posted

0 Comments

Introduction

 

When it comes to system administration and operations, we all know it can sometimes be tricky to get the visibility into your environments at the granularity and verbosity level that you want. No one wants a call at 3am to say a NIC flapped, unless, for example, it’s happening across 10 hosts within a short period of time.

It is also true that no two companies monitor and operate their environments the same way, so finding solutions that work with your particular setup can be tricky. vRealize Log Insight (which comes with 25 free licenses with all vCenter editions) allows you to set up webhooks to send arbitrary messages to any web service based on alerting conditions you define within the product, this is extremely powerful and essentially allows you to route alerts to any service you can think of.

In this post, we’ll take a look at how you can set up vRLI to send alerts to Slack (or any other service of choice) based on particular vSAN states and log messages. This can, of course, be extended to other services like PagerDuty, ServiceNow, or indeed any of the plugins listed here.

 

What you need

 

This is pretty simple to set up, but we’re going to outline the requirements here – we assume you have the following already set up and operating within your environment:

  • vSAN
  • vRealize Log Insight
  • Slack
  • A linux box with Docker installed.

In addition to the above, we are going to deploy a very simple container that acts as the aggregation layer for all these services, it allows us to take the message fired by vRLI and translate it into whatever service you want the message to go to without having to do any coding.

 

The how

 

The container

 

You’ll need a linux box to run the container on, or if you’re running vSphere Integrated Containers it can run there, a Kubernetes cluster, PKS, etc. In this particular example, I am simply running the container on an Ubuntu VM for brevity and simplicity.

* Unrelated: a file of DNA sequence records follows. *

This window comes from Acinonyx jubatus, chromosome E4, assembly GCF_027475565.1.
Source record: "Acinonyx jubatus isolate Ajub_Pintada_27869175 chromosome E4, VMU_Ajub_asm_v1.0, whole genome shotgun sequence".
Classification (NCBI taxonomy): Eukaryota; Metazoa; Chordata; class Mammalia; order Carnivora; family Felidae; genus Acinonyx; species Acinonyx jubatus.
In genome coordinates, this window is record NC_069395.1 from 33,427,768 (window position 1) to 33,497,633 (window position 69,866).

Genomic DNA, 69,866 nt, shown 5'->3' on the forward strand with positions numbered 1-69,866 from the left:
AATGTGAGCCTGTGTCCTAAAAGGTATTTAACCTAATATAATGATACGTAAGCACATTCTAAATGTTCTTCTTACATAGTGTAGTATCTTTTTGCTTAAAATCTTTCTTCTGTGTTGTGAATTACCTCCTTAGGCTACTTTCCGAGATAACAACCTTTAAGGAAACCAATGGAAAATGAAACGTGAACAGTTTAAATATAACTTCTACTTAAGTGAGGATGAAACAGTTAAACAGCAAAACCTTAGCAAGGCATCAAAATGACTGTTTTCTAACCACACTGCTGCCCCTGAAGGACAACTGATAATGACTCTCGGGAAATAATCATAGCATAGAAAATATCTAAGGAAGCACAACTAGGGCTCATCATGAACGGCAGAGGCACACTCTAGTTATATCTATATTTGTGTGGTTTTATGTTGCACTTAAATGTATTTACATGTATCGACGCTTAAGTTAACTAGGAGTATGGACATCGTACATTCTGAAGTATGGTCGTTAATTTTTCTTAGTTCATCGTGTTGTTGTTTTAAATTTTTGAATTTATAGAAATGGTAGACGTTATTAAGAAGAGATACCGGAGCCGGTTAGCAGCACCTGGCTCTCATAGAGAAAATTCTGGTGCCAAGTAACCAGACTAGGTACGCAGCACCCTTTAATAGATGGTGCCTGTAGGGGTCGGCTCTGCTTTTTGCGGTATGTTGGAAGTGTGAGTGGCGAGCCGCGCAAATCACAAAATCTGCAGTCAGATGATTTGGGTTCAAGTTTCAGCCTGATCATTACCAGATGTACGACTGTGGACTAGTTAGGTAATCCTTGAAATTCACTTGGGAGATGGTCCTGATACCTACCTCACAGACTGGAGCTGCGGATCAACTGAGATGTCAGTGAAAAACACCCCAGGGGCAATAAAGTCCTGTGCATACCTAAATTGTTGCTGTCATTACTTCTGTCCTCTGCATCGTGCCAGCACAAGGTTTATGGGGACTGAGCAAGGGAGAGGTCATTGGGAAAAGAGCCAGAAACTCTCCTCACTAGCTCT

SSH into the linux box and pull down the latest version of the vmware/webhook-shims container:

With the container image pulled down locally, let’s deploy it and set it to always restart if it fails:

The above command, when broken down does the following; Runs the container as a daemon process (in the background), maps port 5001 of the container to port 5001 of the host machine and restarts the container on all failures or host restarts.

Ensure the container is running by issuing the below command:

At this point, if we visit the host’s IP on port 5001 we will see a webpage like the below that contains the setup instructions for each plugin – this confirms the container is working as expected:

 

 

Slack

 

With the container set up, you will need to create an “Incoming Webhook” app for your slack team – instructions for doing so can be found here (follow steps 2 and 3). At the end of step 3 you should be furnished with a URL in the below format:

Take note of the three sections in the URL, beginning with,TB and the random last string, as we will need them later on.

 

vRealize Log Insight

 

Within vRLI’s “Interactive Analytics” tab, click the Alerts icon and then “Create new alert”. Give your alert a name – I called this one “Slack Webhook” as we can route these alerts to multiple services and have discrete alerts set up for each.

Check the “webhook” checkbox and fill in the URL with the following format:

Substitute in the IP address of your container, as well as the sections of the Slack URL from above.

As an example, let’s say my container host’s IP is 192.168.0.100 and my Slack URL is https://hooks.slack.com/services/T123456789/B87654321/ABCKSFSHDFKNGSDIGDFG then my webhook URL in vRLI would be the below:

And set up whatever alerting frequency you would like as the last item.

 

 

From here, click the Alerts icon again and then “Manage Alerts”, find the “Slack Webhook” alert we just created and click the “edit” button. At the bottom of the dialogue box that pops up you will see an “Edit Query” button – This is where you define the conditions that the alert will be raised to.

The query shown below is based on one of the built-in vRLI queries and looks for component state changes where a component changes from active to any other state (like degraded, stale, absent, etc):

 

 

With your alert defined – click “Save” on the bottom right-hand side of the window. Now that the alert is defined and has a query associated with it, all that needs to happen is for the query to match some results from the syslog it ingests – if you used the above example, put a host into maintenance mode and you will receive your alerts straight into the Slack instance you defined. Here’s a clip from our test lab:

 

And that’s it, an end-to-end solution to get your vRLI alerts into Slack, but as mentioned at the start – there are many services supported by the webhook-shims container and we encourage you to try these out for other things like automatic ticketing in ServiceNow, paging with PagerDuty, kicking off Jenkins jobs or even vRO workflows.


Can’t get enough of vSAN? Follow us on Twitter and Facebook 

Comments

0 Comments have been added so far

Leave a Reply

Your email address will not be published. Required fields are marked *

*